He is the Chelsea chief executive who sat in the director’s box at Old Trafford in May 2004 and heard the supporters of Manchester United and his then new club take turns to hurl abuse against him.
Not many men can unite the fans of United and Chelsea, but this chief executive did: “Kenyon, you’re a bastard,” was the chant.
United fan's hostility was understandable and natural—he had deserted their club. We, Chelsea fans, resented his treatment of Claudio Ranieri, the clubs manager at the time and a fans favourite.
He left United in September 2003, one of the first in a long line of people lured by Abramovich. Did he jump ship knowing the great Manchester United was already sinking in the water?
Probably not, but he was accused of putting Chelsea onto a United target, Arjen Robben! And his once excellent relationship with Ferguson was one of the first things to go down the drain.
Moving on form that, we have the Ashley Cole incident. Kenyon and Jose "just happened to walk into a restaurant for a meeting with Pini Zahavi and saw Cole seated with their appointment."
If we go by Ashley Cole's explanation in his autobiography, it was still avoidable. These are supposed to be top professionals. Ashley Cole being an Arsenal player and Jose and Kenyon being top officials at rivals Chelsea, they must have known it would be a bad idea to sit at the same table.
All three people involved in that scandal, to this day, deny any wrong-doing.
Then we have the more recent incident—The Champions League Final.
If ever one moment summed up the contrast between the heritage and history of Manchester United and my Chelsea, it came on Wednesday night. United’s presentation party was led by the distinguished and respected Bobby Charlton, a staunchly one-club man who modestly declined to place a winner’s medal around his neck.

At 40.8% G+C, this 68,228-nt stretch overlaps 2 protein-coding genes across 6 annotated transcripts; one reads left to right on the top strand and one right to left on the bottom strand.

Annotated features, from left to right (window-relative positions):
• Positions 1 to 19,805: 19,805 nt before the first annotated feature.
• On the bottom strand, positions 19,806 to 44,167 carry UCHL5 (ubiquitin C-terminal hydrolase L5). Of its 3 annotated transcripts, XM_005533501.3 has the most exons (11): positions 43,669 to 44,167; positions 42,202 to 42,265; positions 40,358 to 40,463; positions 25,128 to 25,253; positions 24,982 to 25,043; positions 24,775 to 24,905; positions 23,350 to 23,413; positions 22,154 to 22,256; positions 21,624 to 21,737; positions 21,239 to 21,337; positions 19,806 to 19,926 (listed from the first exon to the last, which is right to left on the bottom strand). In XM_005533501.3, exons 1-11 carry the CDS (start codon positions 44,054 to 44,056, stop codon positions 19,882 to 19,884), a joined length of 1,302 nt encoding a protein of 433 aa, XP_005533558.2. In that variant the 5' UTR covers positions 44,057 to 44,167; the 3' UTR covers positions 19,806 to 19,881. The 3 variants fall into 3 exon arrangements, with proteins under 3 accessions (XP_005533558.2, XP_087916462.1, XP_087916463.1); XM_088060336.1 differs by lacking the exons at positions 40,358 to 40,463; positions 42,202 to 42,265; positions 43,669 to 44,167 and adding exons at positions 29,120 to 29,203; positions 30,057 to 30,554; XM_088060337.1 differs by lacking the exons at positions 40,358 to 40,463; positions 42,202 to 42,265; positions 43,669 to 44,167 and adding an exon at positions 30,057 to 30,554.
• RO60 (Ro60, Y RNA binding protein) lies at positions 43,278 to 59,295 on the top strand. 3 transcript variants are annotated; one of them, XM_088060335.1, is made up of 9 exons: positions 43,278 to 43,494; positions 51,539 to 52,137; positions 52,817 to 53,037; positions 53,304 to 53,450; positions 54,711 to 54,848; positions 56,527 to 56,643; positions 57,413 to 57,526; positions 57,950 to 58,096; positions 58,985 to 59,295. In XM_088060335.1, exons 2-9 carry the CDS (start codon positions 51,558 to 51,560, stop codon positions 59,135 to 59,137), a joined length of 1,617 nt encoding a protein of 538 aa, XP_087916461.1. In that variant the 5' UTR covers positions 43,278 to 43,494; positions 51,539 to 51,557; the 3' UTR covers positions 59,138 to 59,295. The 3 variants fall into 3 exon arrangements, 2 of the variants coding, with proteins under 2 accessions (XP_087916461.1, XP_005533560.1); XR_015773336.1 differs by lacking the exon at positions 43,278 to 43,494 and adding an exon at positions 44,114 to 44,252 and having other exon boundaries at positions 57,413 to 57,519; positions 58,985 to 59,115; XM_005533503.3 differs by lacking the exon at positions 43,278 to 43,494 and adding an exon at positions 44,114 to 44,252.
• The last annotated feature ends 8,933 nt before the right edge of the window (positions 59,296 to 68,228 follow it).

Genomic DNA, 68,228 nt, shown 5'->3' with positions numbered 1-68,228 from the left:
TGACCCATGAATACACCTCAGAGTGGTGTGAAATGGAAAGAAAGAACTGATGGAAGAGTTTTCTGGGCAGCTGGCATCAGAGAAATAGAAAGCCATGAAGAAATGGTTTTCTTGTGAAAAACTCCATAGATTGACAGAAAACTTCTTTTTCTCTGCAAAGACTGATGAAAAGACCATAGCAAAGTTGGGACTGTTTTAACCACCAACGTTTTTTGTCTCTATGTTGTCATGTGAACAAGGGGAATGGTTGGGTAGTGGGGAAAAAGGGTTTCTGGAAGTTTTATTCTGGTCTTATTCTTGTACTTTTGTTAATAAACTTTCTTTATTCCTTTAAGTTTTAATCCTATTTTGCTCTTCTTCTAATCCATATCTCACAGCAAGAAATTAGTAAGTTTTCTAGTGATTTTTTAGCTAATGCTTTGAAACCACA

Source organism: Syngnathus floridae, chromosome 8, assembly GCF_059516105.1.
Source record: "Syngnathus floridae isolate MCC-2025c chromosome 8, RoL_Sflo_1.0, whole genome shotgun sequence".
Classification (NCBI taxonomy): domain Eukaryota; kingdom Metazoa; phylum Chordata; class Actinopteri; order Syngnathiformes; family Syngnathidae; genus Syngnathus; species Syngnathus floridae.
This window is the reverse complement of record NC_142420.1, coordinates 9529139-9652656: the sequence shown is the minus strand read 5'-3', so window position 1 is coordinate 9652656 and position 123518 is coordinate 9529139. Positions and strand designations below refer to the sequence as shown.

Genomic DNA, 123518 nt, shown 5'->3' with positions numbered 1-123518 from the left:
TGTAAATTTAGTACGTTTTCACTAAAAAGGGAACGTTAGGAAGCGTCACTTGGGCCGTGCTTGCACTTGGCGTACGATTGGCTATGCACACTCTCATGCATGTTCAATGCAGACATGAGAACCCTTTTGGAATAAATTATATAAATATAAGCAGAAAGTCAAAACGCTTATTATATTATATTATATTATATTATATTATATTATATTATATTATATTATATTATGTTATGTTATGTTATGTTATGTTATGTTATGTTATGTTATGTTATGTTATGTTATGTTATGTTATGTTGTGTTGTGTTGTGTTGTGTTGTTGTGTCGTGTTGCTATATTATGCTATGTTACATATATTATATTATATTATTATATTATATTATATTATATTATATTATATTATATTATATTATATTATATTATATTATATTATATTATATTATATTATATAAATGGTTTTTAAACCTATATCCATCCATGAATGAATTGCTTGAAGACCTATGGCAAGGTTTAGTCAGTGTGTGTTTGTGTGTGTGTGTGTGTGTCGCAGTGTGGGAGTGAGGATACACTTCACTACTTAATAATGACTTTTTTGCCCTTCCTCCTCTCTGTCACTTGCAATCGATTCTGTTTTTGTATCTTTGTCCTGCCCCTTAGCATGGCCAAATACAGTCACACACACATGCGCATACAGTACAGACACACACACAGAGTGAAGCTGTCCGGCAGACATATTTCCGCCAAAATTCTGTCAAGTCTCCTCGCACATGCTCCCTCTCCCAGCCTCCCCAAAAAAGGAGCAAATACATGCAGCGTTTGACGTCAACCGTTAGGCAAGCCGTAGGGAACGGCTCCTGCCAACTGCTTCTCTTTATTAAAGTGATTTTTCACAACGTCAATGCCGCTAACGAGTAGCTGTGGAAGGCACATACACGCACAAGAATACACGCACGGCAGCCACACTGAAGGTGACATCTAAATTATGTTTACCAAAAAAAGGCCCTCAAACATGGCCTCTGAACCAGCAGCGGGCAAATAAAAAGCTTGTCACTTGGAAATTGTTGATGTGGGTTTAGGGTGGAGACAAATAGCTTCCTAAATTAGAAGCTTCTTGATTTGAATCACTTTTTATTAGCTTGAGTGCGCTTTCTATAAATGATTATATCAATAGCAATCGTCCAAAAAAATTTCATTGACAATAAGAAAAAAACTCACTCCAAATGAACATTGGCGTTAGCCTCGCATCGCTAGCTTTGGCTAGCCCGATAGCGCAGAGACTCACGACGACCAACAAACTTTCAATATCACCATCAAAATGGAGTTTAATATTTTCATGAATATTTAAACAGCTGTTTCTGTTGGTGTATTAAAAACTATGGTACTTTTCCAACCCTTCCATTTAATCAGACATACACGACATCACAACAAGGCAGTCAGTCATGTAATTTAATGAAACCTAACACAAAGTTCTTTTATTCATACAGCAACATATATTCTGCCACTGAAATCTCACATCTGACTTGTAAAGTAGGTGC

Chelsea’s was preceded by Peter Kenyon, a chief executive!!
This was the most self-centred act I've ever witnessed in football. Sir Bobby Charlton, England's all-time leading goalscorer, declined his medal with dignity, in the knowledge that he hadn't played a part in the match.
Peter Kenyon, merely the face of Chelsea's corporate machine, couldn't wipe the smirk off his face as he collected his "losers" medal.
The point about backroom staff is they stay in the backroom. Even managers lie low in victory, declaring "this is a night for players and fans."
Jose Mourinho famously said after we had clinched our first league title in 50 years, in 2005, "This is a day for the players. They worked hard for this and they deserved this. They are the men." He then put his gold medal in his pocket, gave Lampard a quick hug and walked off down the tunnel.
As a Chelsea fan I'm embarrassingly jealous of United's style/class on and off the pitch—we used to have it (and still do, to a certain extent)—together with a great sense of humour—needed to cope with screwing things up every season against the "smaller" teams.
It just isn't the same anymore.
My point is, Peter Kenyon should stick to what he does best. Managing the "business" side of our club. He should stop involving himself in footballing matters, because quite frankly, he makes himself (and in the process, the club) the enemy of EVERYBODY.
New Chelsea signing Jose Bosingwa is believed to have been purchased by this man. With Grant's dismissal only a few days later, it couldn't have been Grant's signing.
Due to much speculation, it was then reported that Kenyon was the mastermind behind the purchase and "again" nicked a long-term United target from right under their noses.
The man is not only hated by all United fans and every other football fan in the country. He is hated enormously by most Chelsea fans and it goes without saying, the man has turned into the "Public Enemy No.1."